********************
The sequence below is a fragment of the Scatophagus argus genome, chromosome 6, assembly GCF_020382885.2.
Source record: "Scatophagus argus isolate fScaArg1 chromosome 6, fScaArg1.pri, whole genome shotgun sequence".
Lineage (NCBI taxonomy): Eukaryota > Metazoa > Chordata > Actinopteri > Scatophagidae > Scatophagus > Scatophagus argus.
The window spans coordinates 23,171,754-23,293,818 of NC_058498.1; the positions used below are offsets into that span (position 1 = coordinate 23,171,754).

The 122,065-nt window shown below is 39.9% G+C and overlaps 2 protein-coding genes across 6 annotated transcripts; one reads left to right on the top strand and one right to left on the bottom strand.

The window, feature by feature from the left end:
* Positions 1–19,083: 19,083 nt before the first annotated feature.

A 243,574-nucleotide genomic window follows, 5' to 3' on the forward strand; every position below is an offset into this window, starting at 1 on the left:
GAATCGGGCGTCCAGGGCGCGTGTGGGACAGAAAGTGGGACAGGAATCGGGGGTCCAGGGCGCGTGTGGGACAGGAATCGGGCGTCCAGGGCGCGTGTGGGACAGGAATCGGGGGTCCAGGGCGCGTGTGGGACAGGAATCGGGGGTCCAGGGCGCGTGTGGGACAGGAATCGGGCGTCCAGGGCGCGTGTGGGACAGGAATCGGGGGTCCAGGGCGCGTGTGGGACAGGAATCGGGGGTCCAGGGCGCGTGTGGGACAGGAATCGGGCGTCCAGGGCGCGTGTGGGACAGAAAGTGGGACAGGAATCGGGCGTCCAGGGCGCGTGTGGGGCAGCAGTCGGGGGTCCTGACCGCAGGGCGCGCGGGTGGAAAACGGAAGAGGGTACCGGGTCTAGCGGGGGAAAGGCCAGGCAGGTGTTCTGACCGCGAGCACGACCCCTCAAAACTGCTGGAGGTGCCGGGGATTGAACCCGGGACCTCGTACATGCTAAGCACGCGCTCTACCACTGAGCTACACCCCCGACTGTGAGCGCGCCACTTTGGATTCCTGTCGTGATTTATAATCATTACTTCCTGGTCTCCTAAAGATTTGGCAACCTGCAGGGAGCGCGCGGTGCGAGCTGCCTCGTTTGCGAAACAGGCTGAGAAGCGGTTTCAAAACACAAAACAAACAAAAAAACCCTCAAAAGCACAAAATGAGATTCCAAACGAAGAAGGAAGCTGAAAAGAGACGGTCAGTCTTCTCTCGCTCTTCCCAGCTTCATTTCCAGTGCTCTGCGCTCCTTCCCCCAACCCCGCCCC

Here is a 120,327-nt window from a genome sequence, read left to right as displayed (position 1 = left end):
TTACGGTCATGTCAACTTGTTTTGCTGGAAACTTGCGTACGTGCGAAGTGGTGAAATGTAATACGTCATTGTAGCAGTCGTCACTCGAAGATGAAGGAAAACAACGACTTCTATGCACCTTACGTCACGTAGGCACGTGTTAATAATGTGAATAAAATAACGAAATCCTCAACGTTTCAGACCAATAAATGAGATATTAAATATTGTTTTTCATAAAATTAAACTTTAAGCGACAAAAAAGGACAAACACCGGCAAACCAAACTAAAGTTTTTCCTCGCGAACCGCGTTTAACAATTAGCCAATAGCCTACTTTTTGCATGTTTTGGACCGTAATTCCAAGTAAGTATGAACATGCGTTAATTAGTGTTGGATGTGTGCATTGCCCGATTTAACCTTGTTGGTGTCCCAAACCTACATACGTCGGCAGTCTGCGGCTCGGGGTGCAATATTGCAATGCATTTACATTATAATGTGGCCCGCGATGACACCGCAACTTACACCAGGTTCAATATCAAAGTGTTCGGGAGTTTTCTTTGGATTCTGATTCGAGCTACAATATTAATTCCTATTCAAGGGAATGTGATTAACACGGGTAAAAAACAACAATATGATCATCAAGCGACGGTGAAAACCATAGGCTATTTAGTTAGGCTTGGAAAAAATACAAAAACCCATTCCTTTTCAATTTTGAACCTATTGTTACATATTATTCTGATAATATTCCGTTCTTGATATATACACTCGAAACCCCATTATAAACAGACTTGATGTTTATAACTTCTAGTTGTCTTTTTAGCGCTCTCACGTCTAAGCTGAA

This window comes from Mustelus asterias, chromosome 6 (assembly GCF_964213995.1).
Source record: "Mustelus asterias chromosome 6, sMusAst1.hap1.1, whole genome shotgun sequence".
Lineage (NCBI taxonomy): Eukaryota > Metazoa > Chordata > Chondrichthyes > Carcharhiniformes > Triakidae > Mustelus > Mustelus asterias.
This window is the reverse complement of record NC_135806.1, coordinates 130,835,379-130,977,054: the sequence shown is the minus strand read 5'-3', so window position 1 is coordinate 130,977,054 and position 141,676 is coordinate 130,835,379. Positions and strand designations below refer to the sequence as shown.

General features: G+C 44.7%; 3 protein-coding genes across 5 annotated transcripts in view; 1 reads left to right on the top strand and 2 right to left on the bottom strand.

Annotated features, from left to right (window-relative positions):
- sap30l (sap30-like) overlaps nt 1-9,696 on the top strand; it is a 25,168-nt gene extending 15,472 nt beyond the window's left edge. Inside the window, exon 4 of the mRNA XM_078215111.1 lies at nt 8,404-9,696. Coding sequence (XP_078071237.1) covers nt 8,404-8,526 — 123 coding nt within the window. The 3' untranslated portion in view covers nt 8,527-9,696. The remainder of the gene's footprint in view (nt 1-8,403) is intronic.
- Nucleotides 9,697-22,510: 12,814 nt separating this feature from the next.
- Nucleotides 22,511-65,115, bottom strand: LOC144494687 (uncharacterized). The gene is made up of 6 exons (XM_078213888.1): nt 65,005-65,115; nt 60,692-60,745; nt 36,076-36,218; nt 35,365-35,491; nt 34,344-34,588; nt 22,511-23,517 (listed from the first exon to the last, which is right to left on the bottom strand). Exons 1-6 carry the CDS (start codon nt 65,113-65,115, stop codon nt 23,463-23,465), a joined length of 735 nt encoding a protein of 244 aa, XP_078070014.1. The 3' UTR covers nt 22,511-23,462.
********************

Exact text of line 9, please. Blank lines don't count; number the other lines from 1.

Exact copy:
GAATCGGGCGTCCAGGGCGCGTGTGGGACAGAAAGTGGGACAGGAATCGGGGGTCCAGGGCGCGTGTGGGACAGGAATCGGGCGTCCAGGGCGCGTGTGGGACAGGAATCGGGGGTCCAGGGCGCGTGTGGGACAGGAATCGGGGGTCCAGGGCGCGTGTGGGACAGGAATCGGGCGTCCAGGGCGCGTGTGGGACAGGAATCGGGGGTCCAGGGCGCGTGTGGGACAGGAATCGGGGGTCCAGGGCGCGTGTGGGACAGGAATCGGGCGTCCAGGGCGCGTGTGGGACAGAAAGTGGGACAGGAATCGGGCGTCCAGGGCGCGTGTGGGGCAGCAGTCGGGGGTCCTGACCGCAGGGCGCGCGGGTGGAAAACGGAAGAGGGTACCGGGTCTAGCGGGGGAAAGGCCAGGCAGGTGTTCTGACCGCGAGCACGACCCCTCAAAACTGCTGGAGGTGCCGGGGATTGAACCCGGGACCTCGTACATGCTAAGCACGCGCTCTACCACTGAGCTACACCCCCGACTGTGAGCGCGCCACTTTGGATTCCTGTCGTGATTTATAATCATTACTTCCTGGTCTCCTAAAGATTTGGCAACCTGCAGGGAGCGCGCGGTGCGAGCTGCCTCGTTTGCGAAACAGGCTGAGAAGCGGTTTCAAAACACAAAACAAACAAAAAAACCCTCAAAAGCACAAAATGAGATTCCAAACGAAGAAGGAAGCTGAAAAGAGACGGTCAGTCTTCTCTCGCTCTTCCCAGCTTCATTTCCAGTGCTCTGCGCTCCTTCCCCCAACCCCGCCCC